The Dr. Martin Luther King Jr. Celebration event at Enon Tabernacle Church honored the namesake’s life and recognized those who make a difference in their community Wednesday afternoon.
Yet, it took a decidedly anti-violence turn in the wake of a Tuesday night incident in which three teenage boys were killed and another injured when a youth spat resulted in Juniata Park gunfire.
At the event, which was the first sponsored by Mid-Atlantic Health Care LLC at the Cheltenham Avenue church, community service awards were presented to anti-violence activists C.B. Kimmins and Malik Aziz, Bread of Life Foundation President Lillian Daniels, Joshua Harvest Church Pastor Derrick Johnson and Ray of Hope Project Founder Raymond Gant.
Mayor Michael Nutter and District Attorney Seth Williams mirrored the anti-violence activists’ call to disarm.
Senseless violence on their minds
Acknowledging he “would not be doing what I do for a living but for the work, life and legacy of Dr. King,” Nutter focused on the fallen civil-rights leader’s call for nonviolence.
“We need to be champions of non-violence ourselves. We are one city, one community. There is only one Philadelphia,” he said. “When someone gets shot, killed, stabbed, robbed or beaten, each of us should feel the effect. I’m trying to figure out how to have a safer city. This is not the Philadelphia we want to be. This is not the city that Dr. King would want.”
The mayor deemed the Juniata Park bloodshed “a bizarre tragedy.” He said initial reports point to a beef between teenagers out past curfew, and spurred on by social media, turning deadly when the mother of one child told her boyfriend or husband to get a weapon, which he allegedly did. (NBC10 is reporting that the alleged shooter was the stepfather of a child involved in the beef.)
“We can’t find him but we will,” he said. “I’m angry. It’s incomprehensible. It’s insane.” (Update: The alleged shooter, Axel Barreto, 30, would be arrested by city police and the U.S. Marshals Fugitive Task Force about seven hours later at a Knights Inn in Bensalem.)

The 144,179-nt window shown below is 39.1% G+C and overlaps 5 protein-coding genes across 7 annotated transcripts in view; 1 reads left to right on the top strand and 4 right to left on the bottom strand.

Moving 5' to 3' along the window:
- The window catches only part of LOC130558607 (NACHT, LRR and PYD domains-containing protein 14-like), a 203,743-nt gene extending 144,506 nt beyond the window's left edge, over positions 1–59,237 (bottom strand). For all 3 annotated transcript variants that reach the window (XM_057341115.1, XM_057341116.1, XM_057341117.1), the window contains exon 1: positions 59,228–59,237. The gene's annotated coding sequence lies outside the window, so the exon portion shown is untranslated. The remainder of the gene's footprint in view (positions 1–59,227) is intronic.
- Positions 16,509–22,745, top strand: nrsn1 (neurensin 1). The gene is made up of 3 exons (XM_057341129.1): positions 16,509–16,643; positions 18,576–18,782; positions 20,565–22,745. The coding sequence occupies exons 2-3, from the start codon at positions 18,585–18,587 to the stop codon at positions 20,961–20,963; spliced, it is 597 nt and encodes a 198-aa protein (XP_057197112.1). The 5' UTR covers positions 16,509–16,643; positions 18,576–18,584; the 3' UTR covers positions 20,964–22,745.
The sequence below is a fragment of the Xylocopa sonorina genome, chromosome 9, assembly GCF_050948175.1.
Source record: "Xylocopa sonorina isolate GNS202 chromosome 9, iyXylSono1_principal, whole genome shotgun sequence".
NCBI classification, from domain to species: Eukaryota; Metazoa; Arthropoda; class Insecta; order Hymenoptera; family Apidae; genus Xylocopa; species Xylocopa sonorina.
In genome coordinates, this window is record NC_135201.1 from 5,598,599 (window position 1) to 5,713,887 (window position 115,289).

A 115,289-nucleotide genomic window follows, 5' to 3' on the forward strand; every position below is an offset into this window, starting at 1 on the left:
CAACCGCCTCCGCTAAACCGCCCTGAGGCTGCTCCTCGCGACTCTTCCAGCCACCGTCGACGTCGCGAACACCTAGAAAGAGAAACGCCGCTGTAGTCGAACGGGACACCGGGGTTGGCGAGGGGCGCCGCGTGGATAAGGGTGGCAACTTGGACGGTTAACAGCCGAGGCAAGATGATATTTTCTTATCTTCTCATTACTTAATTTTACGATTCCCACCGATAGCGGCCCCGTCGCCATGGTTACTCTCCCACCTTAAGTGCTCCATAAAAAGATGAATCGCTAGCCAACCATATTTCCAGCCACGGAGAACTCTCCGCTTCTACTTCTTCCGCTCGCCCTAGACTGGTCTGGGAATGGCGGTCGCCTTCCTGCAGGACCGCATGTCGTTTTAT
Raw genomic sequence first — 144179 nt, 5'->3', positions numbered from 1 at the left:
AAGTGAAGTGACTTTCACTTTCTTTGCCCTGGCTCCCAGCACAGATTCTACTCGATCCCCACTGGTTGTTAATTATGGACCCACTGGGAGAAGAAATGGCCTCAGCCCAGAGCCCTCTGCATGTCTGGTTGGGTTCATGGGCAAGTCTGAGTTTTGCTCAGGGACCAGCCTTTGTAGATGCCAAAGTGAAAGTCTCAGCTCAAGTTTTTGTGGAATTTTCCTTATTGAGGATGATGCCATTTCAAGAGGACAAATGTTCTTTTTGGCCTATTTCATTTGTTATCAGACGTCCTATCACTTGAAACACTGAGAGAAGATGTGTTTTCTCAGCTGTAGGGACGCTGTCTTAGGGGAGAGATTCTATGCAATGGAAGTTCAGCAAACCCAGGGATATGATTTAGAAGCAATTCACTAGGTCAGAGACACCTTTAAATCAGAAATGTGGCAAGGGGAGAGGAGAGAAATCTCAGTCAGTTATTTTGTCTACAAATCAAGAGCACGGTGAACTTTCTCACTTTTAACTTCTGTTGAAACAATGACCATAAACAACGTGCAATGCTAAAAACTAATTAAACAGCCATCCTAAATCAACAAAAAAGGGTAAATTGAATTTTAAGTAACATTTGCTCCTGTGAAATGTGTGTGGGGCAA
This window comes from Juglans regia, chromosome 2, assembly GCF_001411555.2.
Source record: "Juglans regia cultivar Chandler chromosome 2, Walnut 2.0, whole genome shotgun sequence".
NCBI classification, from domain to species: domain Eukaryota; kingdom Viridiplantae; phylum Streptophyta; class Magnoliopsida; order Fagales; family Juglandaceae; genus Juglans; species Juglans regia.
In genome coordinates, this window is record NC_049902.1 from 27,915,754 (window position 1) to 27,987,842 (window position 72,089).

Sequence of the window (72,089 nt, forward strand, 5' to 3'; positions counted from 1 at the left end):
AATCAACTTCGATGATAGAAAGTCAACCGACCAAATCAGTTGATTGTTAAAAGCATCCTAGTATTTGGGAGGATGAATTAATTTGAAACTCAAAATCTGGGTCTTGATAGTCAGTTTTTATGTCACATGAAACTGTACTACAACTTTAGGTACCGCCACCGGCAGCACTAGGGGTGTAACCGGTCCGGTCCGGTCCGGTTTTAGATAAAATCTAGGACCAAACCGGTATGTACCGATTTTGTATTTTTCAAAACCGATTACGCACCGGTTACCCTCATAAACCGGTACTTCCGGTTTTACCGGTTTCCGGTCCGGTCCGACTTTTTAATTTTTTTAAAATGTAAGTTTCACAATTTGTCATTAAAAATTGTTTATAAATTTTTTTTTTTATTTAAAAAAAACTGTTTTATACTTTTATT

Calls for nonviolence
The event, during which comedian and Richard Allen Projects native Bill Cosby called in and railed against those who sit on the sidelines apathetically rather than join the fight, came five days before a holiday focusing community service and volunteerism.
Nutter, who would later visit the schools that the victims attended, noted that it’s “not just a day off. It has to be a day about non-violence.”
Then, he asked, “Can we be non-violent for just one day in this city?”
After railing against a wealth of illegal guns and dearth of parental concern throughout the city’s violence-plagued areas, the district attorney was asked whether he thought that was a possibility.
“I hope so. It kills me every time my BlackBerry goes off” with reports of more violence, Williams said.
Kimmins said he and Aziz, a gang-intervention specialist, started pondering the possibility while still sitting on the Enon stage.
“We’re already talking about an event, maybe a march on MLK Drive,” said Kimmins, who has long fought the scourge of violence and drugs citywide. “We’re going to ask all the young guys prone to violence, to retaliation, to concentrate on doing something non-violent. Let’s not grab a gun, knife, or a bat. Let’s do something verbal. I think we could do it.”
Aziz concurred, but conceded that one non-violent day amid violent days “doesn’t do anything.”
“We got to push it. We can’t just say it,” Aziz noted. “We got to hit the spots where the violence is occurring.”